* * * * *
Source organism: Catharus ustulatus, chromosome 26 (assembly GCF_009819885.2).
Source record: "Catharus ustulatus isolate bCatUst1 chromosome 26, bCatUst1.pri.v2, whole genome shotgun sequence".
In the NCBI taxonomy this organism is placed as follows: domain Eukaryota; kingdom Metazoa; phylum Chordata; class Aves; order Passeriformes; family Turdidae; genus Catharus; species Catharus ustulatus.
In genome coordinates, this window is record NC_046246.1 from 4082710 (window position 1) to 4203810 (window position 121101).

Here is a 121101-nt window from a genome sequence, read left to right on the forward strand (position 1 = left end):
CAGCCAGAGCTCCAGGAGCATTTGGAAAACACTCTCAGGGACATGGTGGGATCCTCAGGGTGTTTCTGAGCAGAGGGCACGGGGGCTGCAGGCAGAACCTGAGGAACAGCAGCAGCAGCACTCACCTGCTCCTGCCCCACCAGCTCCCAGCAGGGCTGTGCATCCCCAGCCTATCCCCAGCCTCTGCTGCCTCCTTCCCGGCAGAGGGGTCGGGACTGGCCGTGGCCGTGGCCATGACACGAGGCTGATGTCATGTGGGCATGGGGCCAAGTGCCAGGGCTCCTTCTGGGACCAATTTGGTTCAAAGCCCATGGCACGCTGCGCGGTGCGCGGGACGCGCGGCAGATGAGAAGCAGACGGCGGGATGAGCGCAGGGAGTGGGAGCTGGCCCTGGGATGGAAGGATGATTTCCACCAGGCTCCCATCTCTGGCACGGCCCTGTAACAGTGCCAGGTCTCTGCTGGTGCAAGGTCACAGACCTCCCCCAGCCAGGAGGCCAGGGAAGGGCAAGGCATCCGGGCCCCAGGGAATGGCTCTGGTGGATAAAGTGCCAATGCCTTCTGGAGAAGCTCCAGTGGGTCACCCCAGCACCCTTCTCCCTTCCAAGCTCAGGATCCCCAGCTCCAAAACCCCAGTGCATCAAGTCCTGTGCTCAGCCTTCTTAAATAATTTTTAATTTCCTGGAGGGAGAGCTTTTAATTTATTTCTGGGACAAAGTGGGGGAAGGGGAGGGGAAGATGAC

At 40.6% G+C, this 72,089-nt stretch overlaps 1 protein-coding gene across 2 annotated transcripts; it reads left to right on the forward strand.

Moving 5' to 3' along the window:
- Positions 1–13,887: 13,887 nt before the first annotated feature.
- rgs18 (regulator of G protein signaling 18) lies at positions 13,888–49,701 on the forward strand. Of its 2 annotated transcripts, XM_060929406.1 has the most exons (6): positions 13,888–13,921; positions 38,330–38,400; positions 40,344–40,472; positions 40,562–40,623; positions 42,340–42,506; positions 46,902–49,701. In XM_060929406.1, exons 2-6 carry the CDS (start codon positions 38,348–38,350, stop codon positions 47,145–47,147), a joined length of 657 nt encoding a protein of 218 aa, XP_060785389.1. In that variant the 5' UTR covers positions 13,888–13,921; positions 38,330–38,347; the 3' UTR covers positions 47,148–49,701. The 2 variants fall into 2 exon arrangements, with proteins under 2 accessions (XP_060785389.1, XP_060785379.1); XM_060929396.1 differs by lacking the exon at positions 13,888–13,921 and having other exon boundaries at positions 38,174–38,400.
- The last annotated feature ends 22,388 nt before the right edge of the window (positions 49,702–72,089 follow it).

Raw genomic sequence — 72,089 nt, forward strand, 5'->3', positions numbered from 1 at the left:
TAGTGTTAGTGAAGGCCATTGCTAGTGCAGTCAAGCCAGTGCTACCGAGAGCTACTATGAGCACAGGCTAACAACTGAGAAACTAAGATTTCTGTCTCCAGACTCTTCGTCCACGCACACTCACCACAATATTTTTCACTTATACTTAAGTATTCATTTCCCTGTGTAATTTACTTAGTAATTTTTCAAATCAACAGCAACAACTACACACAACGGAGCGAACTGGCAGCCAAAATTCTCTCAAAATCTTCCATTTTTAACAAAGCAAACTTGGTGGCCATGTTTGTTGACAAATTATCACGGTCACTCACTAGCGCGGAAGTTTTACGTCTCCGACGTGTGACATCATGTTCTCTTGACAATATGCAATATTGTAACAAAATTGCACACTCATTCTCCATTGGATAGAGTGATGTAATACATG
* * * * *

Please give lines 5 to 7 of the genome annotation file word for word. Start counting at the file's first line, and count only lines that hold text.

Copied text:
Here is a 121101-nt window from a genome sequence, read left to right on the forward strand (position 1 = left end):
CAGCCAGAGCTCCAGGAGCATTTGGAAAACACTCTCAGGGACATGGTGGGATCCTCAGGGTGTTTCTGAGCAGAGGGCACGGGGGCTGCAGGCAGAACCTGAGGAACAGCAGCAGCAGCACTCACCTGCTCCTGCCCCACCAGCTCCCAGCAGGGCTGTGCATCCCCAGCCTATCCCCAGCCTCTGCTGCCTCCTTCCCGGCAGAGGGGTCGGGACTGGCCGTGGCCGTGGCCATGACACGAGGCTGATGTCATGTGGGCATGGGGCCAAGTGCCAGGGCTCCTTCTGGGACCAATTTGGTTCAAAGCCCATGGCACGCTGCGCGGTGCGCGGGACGCGCGGCAGATGAGAAGCAGACGGCGGGATGAGCGCAGGGAGTGGGAGCTGGCCCTGGGATGGAAGGATGATTTCCACCAGGCTCCCATCTCTGGCACGGCCCTGTAACAGTGCCAGGTCTCTGCTGGTGCAAGGTCACAGACCTCCCCCAGCCAGGAGGCCAGGGAAGGGCAAGGCATCCGGGCCCCAGGGAATGGCTCTGGTGGATAAAGTGCCAATGCCTTCTGGAGAAGCTCCAGTGGGTCACCCCAGCACCCTTCTCCCTTCCAAGCTCAGGATCCCCAGCTCCAAAACCCCAGTGCATCAAGTCCTGTGCTCAGCCTTCTTAAATAATTTTTAATTTCCTGGAGGGAGAGCTTTTAATTTATTTCTGGGACAAAGTGGGGGAAGGGGAGGGGAAGATGAC

At 40.6% G+C, this 72,089-nt stretch overlaps 1 protein-coding gene across 2 annotated transcripts; it reads left to right on the forward strand.